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June 16, 1979 - Image 11

Resource type:
Michigan Daily, 1979-06-16

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The Michigan Daily-Saturday, June 16, 1979-Page 11
Family follows Wayne's request for simple funeral

FromAP and UPI
John Wayne, who lost his battle with
cancer at the age of 72, was buried in an
unmarked grave on a hill overlooking
the Pacific Ocean at a sunrise
ceremony yesterday attended only by
members of his family, a family
spokesman said.
The simple funeral, kept secret until
after it was finished, was held at 6 a.m.
at Our Lady Queen of the Angels
Roman Catholic Church in the nearby
beach resort of Corona del Mar.
"And from there Mr. Wayne's body
was taken to Pacific View Mortuary for
interment," said Tom Kane, an
executive with Wayne's film company,
Batjac Productions. "Just the family
was in attendance."
MUSIC FROM many of Wayne's
movies was played on the organ
throughout the services, including the
theme from "The High and the
In a rare appearance, Wayne's
estranged wife, Pilar, attended the
funeral with all seven of Wayne's

children: sons movie producer Michael
Wayne, actor Patrick Wayne and 16-
year-old Ethan and daughters Toni,
Melinda, Aissa and Marissa and gran-
Father Marcos G. McGrath, the ar-
chbishop of Panama, who visited
Wayne about a month before the actor
died, conducted the service.
lic faith on Sunday, one day before he
lapsed into a coma and died of cancer at
the age of 72.
The gravesite was a simple plot
overlooking Newport Bay in Orange
County.about 40 miles southeast of Los
Angeles. The bronze casket was
covered with flowers.
The family asked that no marker be
placed on the grave so that sightseers
would not flock to the cemetery.
PLANS FOR the funeral, in accor-
dance with Wayne's wishes, were kept
simple and secret.
After the actor's death Monday,
family members considered several
suggestions including proposals that he

be buried on a ranch in Arizona or that
he be cremated and his ashes buried on
Catalina Island off the Southern
California coast.
Wayne's seven children apparently
made the final decision in a family
meeting Thursday, mindful of his
Catholic conversion, his love of the
Southern California coast and his desire
for a "low key and dignified" service.
"DAD HATED funerals and attended
only those of close friends," his son
Michael said.
"He delivered quite a few eulogies for
friends out of consideration for their
families, but he never liked to do it.
"He would rather have had a few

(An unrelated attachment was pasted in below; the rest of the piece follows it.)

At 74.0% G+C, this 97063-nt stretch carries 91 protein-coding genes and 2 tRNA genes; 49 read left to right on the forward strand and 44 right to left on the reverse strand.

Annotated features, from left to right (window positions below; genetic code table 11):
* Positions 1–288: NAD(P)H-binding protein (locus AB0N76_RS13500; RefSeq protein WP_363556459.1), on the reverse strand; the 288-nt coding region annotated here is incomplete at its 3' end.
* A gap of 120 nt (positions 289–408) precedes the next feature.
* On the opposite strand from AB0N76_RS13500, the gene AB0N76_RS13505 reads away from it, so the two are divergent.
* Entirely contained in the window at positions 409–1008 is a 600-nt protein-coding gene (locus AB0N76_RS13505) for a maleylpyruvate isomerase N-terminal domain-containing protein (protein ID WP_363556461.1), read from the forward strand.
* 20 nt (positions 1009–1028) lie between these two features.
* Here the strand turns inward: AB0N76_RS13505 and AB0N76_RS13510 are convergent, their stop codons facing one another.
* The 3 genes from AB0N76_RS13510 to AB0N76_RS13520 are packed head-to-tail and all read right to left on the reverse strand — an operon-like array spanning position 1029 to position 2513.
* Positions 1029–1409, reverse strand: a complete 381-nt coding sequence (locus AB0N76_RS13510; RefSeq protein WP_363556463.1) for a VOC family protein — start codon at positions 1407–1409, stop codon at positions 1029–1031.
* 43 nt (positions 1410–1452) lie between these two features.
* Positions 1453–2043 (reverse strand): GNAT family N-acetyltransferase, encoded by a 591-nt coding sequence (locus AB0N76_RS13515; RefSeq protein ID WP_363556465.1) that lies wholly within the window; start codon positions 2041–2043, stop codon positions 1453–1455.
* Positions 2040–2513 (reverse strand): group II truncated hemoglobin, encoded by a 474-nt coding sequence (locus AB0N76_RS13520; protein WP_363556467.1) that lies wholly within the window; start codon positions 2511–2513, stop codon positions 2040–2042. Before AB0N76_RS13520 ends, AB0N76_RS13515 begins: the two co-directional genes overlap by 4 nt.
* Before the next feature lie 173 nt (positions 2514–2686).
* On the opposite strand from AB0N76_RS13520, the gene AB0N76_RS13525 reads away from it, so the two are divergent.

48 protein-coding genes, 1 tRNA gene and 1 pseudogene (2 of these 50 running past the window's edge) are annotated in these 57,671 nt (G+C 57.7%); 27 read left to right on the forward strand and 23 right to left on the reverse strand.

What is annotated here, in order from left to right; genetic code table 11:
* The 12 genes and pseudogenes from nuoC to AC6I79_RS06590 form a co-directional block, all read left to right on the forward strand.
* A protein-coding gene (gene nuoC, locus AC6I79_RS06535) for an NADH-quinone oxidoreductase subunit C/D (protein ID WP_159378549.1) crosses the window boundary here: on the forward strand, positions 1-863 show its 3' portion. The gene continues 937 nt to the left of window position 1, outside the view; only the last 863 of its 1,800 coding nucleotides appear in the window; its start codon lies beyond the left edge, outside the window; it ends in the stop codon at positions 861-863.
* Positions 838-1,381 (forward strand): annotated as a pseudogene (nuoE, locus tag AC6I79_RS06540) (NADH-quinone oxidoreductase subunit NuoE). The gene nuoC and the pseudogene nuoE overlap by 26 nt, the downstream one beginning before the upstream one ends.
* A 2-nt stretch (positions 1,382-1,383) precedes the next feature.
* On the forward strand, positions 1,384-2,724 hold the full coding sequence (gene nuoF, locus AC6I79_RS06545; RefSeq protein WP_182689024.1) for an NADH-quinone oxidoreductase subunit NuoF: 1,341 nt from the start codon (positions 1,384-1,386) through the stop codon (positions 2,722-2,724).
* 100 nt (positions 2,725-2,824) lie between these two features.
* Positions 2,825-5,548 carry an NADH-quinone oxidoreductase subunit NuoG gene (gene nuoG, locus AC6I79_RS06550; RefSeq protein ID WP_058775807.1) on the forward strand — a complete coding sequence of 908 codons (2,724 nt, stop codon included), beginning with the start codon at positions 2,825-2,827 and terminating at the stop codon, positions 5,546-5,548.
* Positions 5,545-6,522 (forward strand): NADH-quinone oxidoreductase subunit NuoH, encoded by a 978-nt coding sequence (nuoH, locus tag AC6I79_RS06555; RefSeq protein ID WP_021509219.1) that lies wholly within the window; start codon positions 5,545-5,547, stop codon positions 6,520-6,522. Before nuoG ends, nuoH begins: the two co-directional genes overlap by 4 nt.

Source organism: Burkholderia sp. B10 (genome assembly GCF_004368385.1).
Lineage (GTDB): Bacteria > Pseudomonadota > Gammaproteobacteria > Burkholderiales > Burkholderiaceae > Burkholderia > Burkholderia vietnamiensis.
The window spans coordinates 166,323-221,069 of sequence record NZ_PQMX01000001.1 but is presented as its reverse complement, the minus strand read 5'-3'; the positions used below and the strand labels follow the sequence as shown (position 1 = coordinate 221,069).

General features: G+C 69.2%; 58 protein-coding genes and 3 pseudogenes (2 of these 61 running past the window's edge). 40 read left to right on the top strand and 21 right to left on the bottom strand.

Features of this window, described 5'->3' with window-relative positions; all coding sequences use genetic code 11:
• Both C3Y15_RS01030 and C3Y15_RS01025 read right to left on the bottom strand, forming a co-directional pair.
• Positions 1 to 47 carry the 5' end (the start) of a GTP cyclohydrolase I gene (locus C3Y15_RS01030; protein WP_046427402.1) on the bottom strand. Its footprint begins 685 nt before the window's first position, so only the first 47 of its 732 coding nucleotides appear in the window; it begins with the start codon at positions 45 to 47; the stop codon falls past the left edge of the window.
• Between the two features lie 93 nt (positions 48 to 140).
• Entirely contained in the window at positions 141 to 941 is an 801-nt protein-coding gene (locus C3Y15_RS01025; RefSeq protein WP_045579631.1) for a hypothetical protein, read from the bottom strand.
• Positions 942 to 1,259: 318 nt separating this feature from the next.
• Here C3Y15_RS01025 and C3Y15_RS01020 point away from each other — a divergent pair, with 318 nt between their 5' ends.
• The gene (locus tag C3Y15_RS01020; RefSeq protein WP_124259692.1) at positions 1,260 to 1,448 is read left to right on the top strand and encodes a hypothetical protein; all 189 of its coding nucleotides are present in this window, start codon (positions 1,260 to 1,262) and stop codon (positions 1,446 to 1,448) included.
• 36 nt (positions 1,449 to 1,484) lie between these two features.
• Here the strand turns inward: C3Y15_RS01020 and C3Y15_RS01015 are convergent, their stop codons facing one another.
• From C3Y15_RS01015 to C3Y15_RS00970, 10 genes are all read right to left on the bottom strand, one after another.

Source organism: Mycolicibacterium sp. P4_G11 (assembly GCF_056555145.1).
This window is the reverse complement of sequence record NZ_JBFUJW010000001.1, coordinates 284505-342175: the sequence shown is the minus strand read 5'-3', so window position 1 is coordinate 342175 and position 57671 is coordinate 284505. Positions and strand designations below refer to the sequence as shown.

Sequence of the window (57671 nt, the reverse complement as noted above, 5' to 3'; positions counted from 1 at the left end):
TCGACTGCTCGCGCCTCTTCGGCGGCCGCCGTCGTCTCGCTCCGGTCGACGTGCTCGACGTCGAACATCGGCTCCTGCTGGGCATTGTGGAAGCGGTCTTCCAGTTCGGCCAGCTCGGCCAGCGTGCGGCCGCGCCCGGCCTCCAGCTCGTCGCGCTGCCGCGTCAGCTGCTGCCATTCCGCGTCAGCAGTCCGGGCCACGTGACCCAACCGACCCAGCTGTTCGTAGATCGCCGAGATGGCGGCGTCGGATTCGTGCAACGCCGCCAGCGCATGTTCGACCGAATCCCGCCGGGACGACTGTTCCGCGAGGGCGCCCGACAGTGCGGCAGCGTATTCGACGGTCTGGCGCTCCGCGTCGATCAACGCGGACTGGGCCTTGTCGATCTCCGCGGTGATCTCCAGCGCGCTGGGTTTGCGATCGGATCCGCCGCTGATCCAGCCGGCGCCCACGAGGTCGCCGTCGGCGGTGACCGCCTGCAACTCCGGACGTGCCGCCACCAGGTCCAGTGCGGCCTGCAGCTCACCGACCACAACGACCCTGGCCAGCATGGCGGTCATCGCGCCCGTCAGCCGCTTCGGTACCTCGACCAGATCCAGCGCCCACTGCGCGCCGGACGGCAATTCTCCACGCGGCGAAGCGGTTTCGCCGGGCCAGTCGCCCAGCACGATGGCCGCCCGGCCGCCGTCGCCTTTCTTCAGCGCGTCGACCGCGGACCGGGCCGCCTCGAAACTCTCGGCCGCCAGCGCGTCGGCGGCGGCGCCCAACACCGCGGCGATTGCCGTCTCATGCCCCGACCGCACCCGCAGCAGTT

drinks with relatives and friends and
talk about the person and the good
times they enjoyed."
Cemetery officials refused to show a
reporter where the grave was, but it
was believed that the actor was buried
next to the 21-year-old son of one of
Wayne's friends. The young man also
died of cancer.


Gov't offers relief
to striking truckers

Survey shows consumers
complain most about cars

From theAssociated Press
Working truckers were targets of
more arson and gunfire yesterday as
independent drivers continued a shut-
down while federal officials unveiled a
measure aimed at helping the owner-
operators pay rising fuel costs.
Tractor-trailer rigs were parked in
more than 30 states in a shutdown
protesting fuel costs, the 55 mph speed
limit and state weight limits on their
loads. Blockades thwarted food and fuel
deliveries and threatend to jack up con-
sumer prices.
There was no early indication of how
truckers would react to the Interstate
Commerce Commission's announ-
cement yesterday. that the nation's
100,000 owner-operators would be
allowed to collect a 5.6 per cent rate
surcharge to help defray fuel costs.
ICC CHAIRMAN Daniel O'Neal said
he felt the surcharge would send
drivers back to work, but the head of an
independent trucker group called the
plan "garbage."
Mike Parkhurst,., president of the
30,000-member Independent Truckers
Association, also termed the measure
"crumbs off the table." He said he
would urgeindependents to expand the
Later Friday, Parkhurst said in a
telephone poll of striking truckers
holding meeting in Massachusetts, New
Jersey, Pennsylvania, Texas, Iowa and
elsewhere found that "100 per cent"
said the new surcharge was not enough.

president of an Alabama independent
trucker group, said in a prepared
statementgthat the ICC decision was
"the relief we've been seking." He
said he would ask truckers to end their
Protest leaders also met in Connec-